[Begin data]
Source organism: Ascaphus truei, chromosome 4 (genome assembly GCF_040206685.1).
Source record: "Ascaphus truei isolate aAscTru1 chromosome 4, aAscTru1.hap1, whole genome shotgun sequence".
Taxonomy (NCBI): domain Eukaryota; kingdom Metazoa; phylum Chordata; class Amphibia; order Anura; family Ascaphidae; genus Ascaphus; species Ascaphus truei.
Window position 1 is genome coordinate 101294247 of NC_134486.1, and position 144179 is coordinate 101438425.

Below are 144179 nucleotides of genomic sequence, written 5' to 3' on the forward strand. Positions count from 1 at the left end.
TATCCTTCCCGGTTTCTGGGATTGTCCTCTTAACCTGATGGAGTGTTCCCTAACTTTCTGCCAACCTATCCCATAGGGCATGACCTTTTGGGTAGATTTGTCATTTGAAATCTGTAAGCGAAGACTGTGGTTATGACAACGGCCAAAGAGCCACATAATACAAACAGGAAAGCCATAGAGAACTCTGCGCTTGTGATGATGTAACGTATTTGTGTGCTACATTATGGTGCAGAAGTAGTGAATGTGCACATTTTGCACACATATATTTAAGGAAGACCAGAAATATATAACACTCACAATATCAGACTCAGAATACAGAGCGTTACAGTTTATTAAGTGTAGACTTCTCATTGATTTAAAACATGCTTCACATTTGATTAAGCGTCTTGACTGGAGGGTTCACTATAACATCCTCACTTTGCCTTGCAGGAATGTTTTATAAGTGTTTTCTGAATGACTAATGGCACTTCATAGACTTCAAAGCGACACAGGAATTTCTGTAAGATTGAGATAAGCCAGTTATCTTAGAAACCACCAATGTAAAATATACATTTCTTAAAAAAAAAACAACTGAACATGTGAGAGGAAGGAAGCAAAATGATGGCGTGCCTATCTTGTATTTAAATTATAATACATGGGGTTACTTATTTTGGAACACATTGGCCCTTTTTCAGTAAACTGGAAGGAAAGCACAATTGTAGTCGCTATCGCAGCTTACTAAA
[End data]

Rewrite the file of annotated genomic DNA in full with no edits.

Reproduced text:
Source organism: Ascaphus truei, chromosome 4 (genome assembly GCF_040206685.1).
Source record: "Ascaphus truei isolate aAscTru1 chromosome 4, aAscTru1.hap1, whole genome shotgun sequence".
Taxonomy (NCBI): domain Eukaryota; kingdom Metazoa; phylum Chordata; class Amphibia; order Anura; family Ascaphidae; genus Ascaphus; species Ascaphus truei.
Window position 1 is genome coordinate 101294247 of NC_134486.1, and position 144179 is coordinate 101438425.

Below are 144179 nucleotides of genomic sequence, written 5' to 3' on the forward strand. Positions count from 1 at the left end.
TATCCTTCCCGGTTTCTGGGATTGTCCTCTTAACCTGATGGAGTGTTCCCTAACTTTCTGCCAACCTATCCCATAGGGCATGACCTTTTGGGTAGATTTGTCATTTGAAATCTGTAAGCGAAGACTGTGGTTATGACAACGGCCAAAGAGCCACATAATACAAACAGGAAAGCCATAGAGAACTCTGCGCTTGTGATGATGTAACGTATTTGTGTGCTACATTATGGTGCAGAAGTAGTGAATGTGCACATTTTGCACACATATATTTAAGGAAGACCAGAAATATATAACACTCACAATATCAGACTCAGAATACAGAGCGTTACAGTTTATTAAGTGTAGACTTCTCATTGATTTAAAACATGCTTCACATTTGATTAAGCGTCTTGACTGGAGGGTTCACTATAACATCCTCACTTTGCCTTGCAGGAATGTTTTATAAGTGTTTTCTGAATGACTAATGGCACTTCATAGACTTCAAAGCGACACAGGAATTTCTGTAAGATTGAGATAAGCCAGTTATCTTAGAAACCACCAATGTAAAATATACATTTCTTAAAAAAAAAACAACTGAACATGTGAGAGGAAGGAAGCAAAATGATGGCGTGCCTATCTTGTATTTAAATTATAATACATGGGGTTACTTATTTTGGAACACATTGGCCCTTTTTCAGTAAACTGGAAGGAAAGCACAATTGTAGTCGCTATCGCAGCTTACTAAA